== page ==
Dear Jew in the City-
I have a question that I’m hoping that you could guide me on– I’m Jewish– my mom is Sephardic and my dad is black. Given the political climate of the past year with racial reconciliation, I was thinking about Kwanzaa. Is this a holiday that Jews can celebrate? Is it idolatry or violate some other prohibition? Any guidance would be wonderful. Thank you in advance!
Thanks for your question, which I must admit is a new one to me!
Jews are allowed to celebrate non-religious national holidays like Mothers Day, Independence Day and Thanksgiving in the US, and I suppose Dominion Day, Bastille Day and Guy Fawkes Day in Canada, France and the UK, respectively. We are not permitted to observe holidays of a religious nature, even if our society also celebrates them secularly. This includes not only Christmas but such days as Halloween, Valentine’s Day and St. Patrick’s Day. The question is, which kind of holiday is Kwanzaa?
Maulana Karenga created Kwanzaa in 1966 as an African-American alternative to Christmas and it seems to be all about African cultural heritage, not religion. Karenga seems to have been at least partially inspired by the Zulu Umkhosi Wokweshwama celebration, though I have been unable to ascertain whether that holiday is religious in nature. (Trying to extricate Zulu culture from religion goes too far down the rabbit hole.)
Karenga certainly maintained that Kwanzaa was not a religious holiday. He wrote that “Africans of all faiths can and do celebrate Kwanzaa, i.e. Muslims, Christians, Black Hebrews, Jews, Buddhists, Baha’i and Hindus, as well as those who follow the ancient traditions of Maat, Yoruba, Ashanti, Dogon, etc.”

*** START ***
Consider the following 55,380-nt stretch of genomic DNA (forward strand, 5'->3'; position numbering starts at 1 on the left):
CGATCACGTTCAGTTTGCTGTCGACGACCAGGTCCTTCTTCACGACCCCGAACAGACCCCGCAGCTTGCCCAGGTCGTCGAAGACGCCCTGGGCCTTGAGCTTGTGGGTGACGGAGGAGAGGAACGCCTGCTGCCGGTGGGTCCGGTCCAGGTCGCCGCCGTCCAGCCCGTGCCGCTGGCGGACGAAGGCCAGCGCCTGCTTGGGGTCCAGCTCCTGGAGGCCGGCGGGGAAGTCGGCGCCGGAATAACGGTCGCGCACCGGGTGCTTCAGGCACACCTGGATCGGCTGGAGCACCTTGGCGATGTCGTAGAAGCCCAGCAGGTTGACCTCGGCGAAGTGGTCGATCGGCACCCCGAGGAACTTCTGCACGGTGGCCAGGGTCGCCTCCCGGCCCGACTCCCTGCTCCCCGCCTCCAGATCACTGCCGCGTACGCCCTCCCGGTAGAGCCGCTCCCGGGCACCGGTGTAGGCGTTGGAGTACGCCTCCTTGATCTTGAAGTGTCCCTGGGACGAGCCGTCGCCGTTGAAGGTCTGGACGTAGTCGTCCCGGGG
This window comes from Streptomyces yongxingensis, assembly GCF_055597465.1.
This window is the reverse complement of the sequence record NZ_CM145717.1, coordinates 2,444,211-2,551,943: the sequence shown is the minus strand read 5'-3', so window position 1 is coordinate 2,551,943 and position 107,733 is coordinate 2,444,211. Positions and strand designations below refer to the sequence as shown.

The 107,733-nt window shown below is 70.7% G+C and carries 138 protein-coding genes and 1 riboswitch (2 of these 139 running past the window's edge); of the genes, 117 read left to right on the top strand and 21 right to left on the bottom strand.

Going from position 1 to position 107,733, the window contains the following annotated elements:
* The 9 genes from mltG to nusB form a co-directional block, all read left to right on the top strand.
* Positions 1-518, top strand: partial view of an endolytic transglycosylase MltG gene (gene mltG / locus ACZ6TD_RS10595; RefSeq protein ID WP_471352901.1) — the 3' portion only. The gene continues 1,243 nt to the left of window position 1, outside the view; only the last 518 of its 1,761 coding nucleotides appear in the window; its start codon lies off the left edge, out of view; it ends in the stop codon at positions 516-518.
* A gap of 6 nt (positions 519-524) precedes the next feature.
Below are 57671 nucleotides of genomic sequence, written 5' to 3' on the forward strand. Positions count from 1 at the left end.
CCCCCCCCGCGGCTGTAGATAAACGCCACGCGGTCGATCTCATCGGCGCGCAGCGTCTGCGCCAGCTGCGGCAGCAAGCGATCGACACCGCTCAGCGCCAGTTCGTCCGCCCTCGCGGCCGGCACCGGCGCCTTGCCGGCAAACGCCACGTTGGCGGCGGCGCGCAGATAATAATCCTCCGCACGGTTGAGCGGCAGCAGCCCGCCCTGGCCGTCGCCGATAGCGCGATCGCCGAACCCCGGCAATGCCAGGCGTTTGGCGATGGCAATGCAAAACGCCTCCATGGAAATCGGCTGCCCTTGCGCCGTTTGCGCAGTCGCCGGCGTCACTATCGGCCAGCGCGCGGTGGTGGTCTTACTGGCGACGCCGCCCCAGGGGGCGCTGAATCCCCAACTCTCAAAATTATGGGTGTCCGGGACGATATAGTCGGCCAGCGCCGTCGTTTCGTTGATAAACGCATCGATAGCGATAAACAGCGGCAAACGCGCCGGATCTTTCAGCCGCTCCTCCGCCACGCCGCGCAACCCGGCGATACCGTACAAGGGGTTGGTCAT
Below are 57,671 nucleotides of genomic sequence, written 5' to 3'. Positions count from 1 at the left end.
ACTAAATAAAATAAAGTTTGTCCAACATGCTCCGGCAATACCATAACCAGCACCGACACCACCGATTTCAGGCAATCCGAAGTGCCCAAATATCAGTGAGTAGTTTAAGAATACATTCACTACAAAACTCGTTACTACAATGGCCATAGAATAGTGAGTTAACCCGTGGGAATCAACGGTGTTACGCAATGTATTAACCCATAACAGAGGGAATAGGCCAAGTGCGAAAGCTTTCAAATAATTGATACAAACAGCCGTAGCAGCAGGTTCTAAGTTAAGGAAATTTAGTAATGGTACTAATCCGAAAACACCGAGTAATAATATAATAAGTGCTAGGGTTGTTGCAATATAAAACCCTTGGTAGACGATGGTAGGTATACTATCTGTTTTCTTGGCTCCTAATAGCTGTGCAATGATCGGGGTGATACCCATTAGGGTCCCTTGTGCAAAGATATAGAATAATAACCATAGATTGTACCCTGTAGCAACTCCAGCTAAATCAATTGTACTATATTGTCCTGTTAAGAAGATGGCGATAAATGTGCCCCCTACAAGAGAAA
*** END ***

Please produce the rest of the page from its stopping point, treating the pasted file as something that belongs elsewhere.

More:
The seven principles celebrated on Kwanzaa – umoja, kujichagulia, ujima, ujamaa, nia, kuumba and imani (unity, self-determination, cooperative work and responsibility, cooperative economics, purpose, creativity and faith) – don’t seem to be problematic ideals.
The biggest objection I can see might surprise you. The Kwanzaa celebration involves a seven-branched candelabra called a kinara. The Menorah in the Temple was seven-branched (unlike the menorah that we light on Chanukah, which is nine-branched). The Talmud in tractate Menachos (28b), among other restrictions of copying the Temple, mentions a prohibition against making a seven-branched candelabra. This is codified in Jewish law (see Shulchan Aruch Yoreh Deah 141:8). There is a difference of opinion as to whether it’s permitted to own such a candelabra if one didn’t make it, and it is advisable to act stringently in this matter. However, all this only pertains to a candelabra made of metal. If one’s kinara is made of wood or ceramic, then it’s not an issue.
I’m no religious authority but I don’t know of any authority who has addressed this question. So far as I can see, however, it appears that Kwanzaa is strictly cultural (like Thanksgiving) rather than religious (like Christmas). If that’s the case, it shouldn’t be problematic for Jews to observe.
Rabbi Jack Abramowitz
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